Sleeping well may seem easy in the winter months during gloomy weather and grey skies; but winter can be the hardest time to catch enough zzzz’s. Post-holiday, winter blues can set in, disrupting sleep and creating a long-lasting cabin fever.
This Alaska Sleep Clinic blog gives you a few ideas on starting 2019 on the right path to great sleep.
Ideas for Your Bedroom:
- Find the best sleep position. Many are sleeping in positions without regard for the right fit for your body. Depending on your shape and physical position, you could be losing sleep.
- Think about your mattress. What you sleep on is the main contributor to a healthy night’s rest. Break down the purchase to not only what you and your partner needs but think of the right size, style, and fill. With so many choices in models, trial periods are available to make certain you are investing in the right mattress.
- Purchase a plant. Sounds a little odd but live plants in the bedroom can help lower blood pressure, repress airborne germs, and release water vapor to increase humidity.
- Seek help outside the bedroom. Maybe a chiropractor or masseuse is the best option to help you sleep more soundly.
Trying a few options can help start you on the right path to a restful year. But with stress not ending after the holidays, sleep is the necessary prescription. A great mattress and new plant may not cure counting sheep every night, leaving you tired and moody the next day.
A set bedtime and set wake time closest to your normal work week keeps normality in sleep cycles. It is hard enough to set a sleep cycle that works for your circadian rhythm so keep it as consistent as possible.
Consistency starts with balance. During the winter season, it can be harder to stay motivated both on dietary and fitness goals.
- Choose whole foods instead of processed food. By staying on the outside aisles of the grocery store, you start eating healthier.
- Say no to sugary drinks. Stopping cold turkey is tough so start small. If you drink multiple sugary drinks a day, dial back to one. Add water and herbal teas to eliminate unnecessary sugar.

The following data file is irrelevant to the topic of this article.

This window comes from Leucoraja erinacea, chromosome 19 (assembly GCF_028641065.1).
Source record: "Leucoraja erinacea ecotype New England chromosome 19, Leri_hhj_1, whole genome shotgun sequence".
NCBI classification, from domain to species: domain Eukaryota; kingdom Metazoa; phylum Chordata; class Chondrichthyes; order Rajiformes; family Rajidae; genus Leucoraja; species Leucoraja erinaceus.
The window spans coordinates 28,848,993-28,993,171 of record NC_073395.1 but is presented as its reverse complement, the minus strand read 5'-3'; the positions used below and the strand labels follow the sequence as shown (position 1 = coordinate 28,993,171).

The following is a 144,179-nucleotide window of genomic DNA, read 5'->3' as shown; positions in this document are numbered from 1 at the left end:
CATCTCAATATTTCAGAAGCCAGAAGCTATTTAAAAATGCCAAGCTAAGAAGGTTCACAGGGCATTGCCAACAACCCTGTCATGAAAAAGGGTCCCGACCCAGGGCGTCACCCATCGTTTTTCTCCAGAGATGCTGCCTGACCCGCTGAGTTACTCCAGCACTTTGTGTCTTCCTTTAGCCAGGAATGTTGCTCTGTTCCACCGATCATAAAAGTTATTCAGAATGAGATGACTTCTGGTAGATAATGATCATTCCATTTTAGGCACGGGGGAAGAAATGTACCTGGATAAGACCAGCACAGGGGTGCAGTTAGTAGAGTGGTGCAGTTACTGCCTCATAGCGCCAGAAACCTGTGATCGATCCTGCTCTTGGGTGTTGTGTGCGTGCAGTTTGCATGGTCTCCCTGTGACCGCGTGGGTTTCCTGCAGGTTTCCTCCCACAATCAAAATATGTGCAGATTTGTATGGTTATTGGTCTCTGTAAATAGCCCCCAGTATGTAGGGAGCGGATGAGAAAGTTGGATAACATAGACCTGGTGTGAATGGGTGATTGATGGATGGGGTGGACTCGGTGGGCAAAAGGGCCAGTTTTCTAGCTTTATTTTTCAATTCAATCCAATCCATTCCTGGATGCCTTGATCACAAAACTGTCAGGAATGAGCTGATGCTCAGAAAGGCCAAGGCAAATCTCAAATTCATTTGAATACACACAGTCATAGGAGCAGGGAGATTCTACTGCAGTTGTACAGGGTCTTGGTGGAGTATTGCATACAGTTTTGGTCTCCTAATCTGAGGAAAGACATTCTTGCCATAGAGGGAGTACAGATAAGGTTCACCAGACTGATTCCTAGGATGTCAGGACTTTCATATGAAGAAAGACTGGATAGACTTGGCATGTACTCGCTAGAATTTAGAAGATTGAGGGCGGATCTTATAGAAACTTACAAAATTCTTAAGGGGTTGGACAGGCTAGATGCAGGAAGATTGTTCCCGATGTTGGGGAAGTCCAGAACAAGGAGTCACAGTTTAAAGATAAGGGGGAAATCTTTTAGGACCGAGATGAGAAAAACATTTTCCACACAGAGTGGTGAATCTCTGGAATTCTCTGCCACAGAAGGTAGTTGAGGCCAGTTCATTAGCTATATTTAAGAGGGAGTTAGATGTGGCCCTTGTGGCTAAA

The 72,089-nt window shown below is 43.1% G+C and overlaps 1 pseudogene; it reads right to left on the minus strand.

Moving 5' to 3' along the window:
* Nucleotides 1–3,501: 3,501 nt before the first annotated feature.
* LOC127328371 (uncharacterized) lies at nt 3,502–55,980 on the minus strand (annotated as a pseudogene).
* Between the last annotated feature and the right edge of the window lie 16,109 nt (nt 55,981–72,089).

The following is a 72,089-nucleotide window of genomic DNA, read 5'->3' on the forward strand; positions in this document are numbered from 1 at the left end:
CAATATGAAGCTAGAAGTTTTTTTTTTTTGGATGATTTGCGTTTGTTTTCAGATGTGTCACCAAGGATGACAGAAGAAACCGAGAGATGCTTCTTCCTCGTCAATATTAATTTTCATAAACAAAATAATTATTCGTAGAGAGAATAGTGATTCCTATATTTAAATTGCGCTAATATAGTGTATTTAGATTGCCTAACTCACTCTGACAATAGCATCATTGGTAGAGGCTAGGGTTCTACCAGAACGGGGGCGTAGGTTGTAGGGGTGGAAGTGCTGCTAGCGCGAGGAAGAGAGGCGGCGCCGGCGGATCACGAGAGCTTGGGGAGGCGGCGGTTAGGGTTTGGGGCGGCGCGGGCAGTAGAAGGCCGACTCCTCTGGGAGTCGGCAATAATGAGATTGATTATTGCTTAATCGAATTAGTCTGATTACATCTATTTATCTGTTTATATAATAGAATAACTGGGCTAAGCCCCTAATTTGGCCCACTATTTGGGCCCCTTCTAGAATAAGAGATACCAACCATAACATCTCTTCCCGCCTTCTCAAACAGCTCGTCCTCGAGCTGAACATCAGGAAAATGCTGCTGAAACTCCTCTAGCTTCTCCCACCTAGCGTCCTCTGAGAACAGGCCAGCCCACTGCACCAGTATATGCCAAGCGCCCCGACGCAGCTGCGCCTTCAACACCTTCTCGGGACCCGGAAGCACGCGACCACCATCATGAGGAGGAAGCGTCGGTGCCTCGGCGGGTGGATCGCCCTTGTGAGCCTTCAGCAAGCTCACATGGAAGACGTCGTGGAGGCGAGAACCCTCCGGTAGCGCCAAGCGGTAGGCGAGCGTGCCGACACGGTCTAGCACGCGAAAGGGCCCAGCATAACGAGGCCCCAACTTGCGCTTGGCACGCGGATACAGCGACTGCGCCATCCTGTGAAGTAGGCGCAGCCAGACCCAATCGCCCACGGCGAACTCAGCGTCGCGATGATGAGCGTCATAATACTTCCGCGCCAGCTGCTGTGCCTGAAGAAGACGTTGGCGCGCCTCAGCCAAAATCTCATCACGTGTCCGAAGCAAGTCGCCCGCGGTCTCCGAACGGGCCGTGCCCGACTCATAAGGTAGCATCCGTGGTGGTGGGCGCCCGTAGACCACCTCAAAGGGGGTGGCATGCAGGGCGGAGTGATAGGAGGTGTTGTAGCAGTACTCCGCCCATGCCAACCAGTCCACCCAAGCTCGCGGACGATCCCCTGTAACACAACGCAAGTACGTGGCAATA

- Keep healthy food readily available. After grocery shopping, divide snacks into baggies with proper serving sizes. Replace a section of the fridge with quick snacks like string cheese or small fruit.
- Eat more fish. There is a good variety either fresh or frozen and plenty of recipes online. Think outside the box to make fish Fridays a reality.
- Try small portion sizes and more meals. Bring out smaller plates during meals to eat smaller portions. Add 5 or 6 meals to the day versus binge eating in three meals.
- Count nutrients, not calories. If you want to improve the quality of your diet, focus on the nutrients in your food instead of calories.
For the most part, the winter season festivities are full of high-calorie, fatty, and sugary food which impacts hormone levels associated with metabolism and appetite.
"When our sleep cycle gets disrupted, we wind up craving those foods more and we don't know when we're full," said Chair of the Homeopathy Department at Bastyr University's School of Naturalistic Medicine, Dr. Brad Lichtenstein, N.D. "If we continue to eat like this, it will affect our sleep… it's a vicious cycle."
Dr. Raj Dasgupta, MD, a Fellow of the American Academy of Sleep Medicine (AASM), states poor dietary choices during the winter is one disruption the body experiences.
Comfort foods, holiday treats, and alcohol cause weight gain that can lead to sleep apnea. And extra pounds carried into the new year tend to hold on if the right exercise plan is not started.
Quick Steps to Get Started:
- Grab a partner to keep yourself accountable. Walk on your lunch hour with a co-worker or tag a friend to know you went to the gym. Either way, don’t go at it alone.
- Try something new! If you are normally a runner, add weight lifting. In January, many local gyms, religious organizations, and personal trainers offer free classes to keep your resolutions on track.
- Purchase a tracker. From swimming, walking, running, or cycling, you can start tracking your fitness. A part of the app tracker are goals, weight loss, and groups you can join as well.
- Drink up. Stay well hydrated all day not only to help balance your diet, but water prevents injuries while exercising.
Dr. Chris Winter, author of The Sleep Solution and a neurologist, suggests supplements to help in the winter months.
"Magnesium is part of the pathway that converts into the amino acids which convert into melatonin. In general, our brains like magnesium — it can really help people who have migraine and restless legs. As long as your doctor is ok with you taking it, it's worth a try,” said Winter.
Melatonin can also help your body but should only be used occasionally to avoid habit-forming tendencies.
January is dreary with gloomy skies and the post-holiday blues. But dropping stress, adding a consistent exercise routine, and trying new recipes can keep you on the right track.
The Alaska Sleep Clinic is available for free consultations if the cold weather continues to bring sleepless nights.